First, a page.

Solar soldiers Down Under

Share

Wearable solar cells have long been developed for a range of applications. The ANU has completed a AUD$2.3 million (USD$2.4 million) project with the ADU to produce a new generation of wearable solar cells. The cell technology, called SILVER, was developed by the ANU and will be manufactured by Transform Solar, which has bases in South Australia and Idaho, in the U.S.

The ANU’s Center for Sustainable Energy Systems developed the SILVER cell process, which produces ultra-thin, elongated monocrystalline cells. These cells are highly flexible and bifacial, which means they can produce electricity when light strikes either side. Elizabeth Thomsen, from the ANU reasearch team, told pv magazine that cells, "have an elongate form factor, which […] allows them to be used in novel module designs." Thomsen said that another unique property of the cells is that their bifacial nature means there is, "virtually no shading of the cell due to metal."

In an unconventional approach to cell manufacture, 1.5-millimeter monocrystalline wafers are prepared to create the SILVER cells, which themselves are paper-thin. The surface area of the final cells is then created from the depth rather than the surface of the wafer. Each cell has typical dimensions of 20 to 10 um thick, 0.5 to 2 mm wide and five to 12 cm long.

The Chief Investigator on the project, Andrew Blakers, claims that the thin and flexible cells have advantages over similar cells when applied to clothing. "These cells have the same thickness of a sheet of paper or a human hair, " said Blakers in a statement. "This means they are flexible, lightweight and allow high power to weight ratios to be achieved."

In terms of efficiency Thomsen reported laboratory efficiencies of 20 percent. "Because the cells are made from monocrystalline silicon they have high

and stable efficiencies."

Wearable solar cells will help soldiers in the field, claims the project’s Development Manager, Igor Skryabin. With increasing amounts of electrical devices used by soldiers, batteries can be bulky and each kit requires power supply of a different nature. "While battery technology research has delivered considerable improvements, the goal of a small, lightweight power storage system, capable of sustaining all electronic equipment for the whole time a soldier is in the field, is not yet available."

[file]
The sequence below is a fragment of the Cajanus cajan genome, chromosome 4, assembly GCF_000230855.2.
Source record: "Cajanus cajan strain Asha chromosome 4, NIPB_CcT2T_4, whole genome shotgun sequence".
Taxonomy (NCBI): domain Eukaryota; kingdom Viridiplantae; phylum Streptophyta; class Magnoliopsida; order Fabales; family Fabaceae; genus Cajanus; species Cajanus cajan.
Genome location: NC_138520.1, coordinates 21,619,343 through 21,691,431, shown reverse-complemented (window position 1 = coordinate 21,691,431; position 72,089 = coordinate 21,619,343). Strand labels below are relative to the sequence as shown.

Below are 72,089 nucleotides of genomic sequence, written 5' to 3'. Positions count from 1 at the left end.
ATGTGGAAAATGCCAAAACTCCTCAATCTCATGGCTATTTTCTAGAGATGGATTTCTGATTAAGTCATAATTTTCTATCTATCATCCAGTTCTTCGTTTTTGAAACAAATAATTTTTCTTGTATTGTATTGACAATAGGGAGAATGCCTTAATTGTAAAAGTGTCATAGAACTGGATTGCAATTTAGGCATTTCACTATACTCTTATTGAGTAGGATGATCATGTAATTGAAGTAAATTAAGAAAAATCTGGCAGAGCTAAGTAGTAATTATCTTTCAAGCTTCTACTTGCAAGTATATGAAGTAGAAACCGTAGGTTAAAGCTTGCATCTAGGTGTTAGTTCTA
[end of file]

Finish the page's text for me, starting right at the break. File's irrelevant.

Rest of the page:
Skyrabin continued: "The development of these wearable solar cells will now allow soldiers to generate power in the field and reduce the need for batteries for their electronic devices. They will also establish a power supply that keeps electronic devices operational throughout the duration of missions."

In military circumstances and difficult field conditions durability of the cells is thought to be a major factor. Thomsen told pv magazine that the SILVER cells durability is due to a both the cells themselves and the circuit designs used. "The mechanical strength of the cells is unaffected by 100 000 flexures," explained Thomsen.

She continued, "The small size of the cells (around 1.5 mm width) means that battery charging voltage can be generated in a very small area by connecting

the cells in series. Each cell is connected to the adjacent cell with at least two connections, building in robustness. These series strings can then be connected in parallel to build up the required current. If a cell in one series string is damaged it will limit the performance of that particular string, but will not restrict the output of the rest of the module."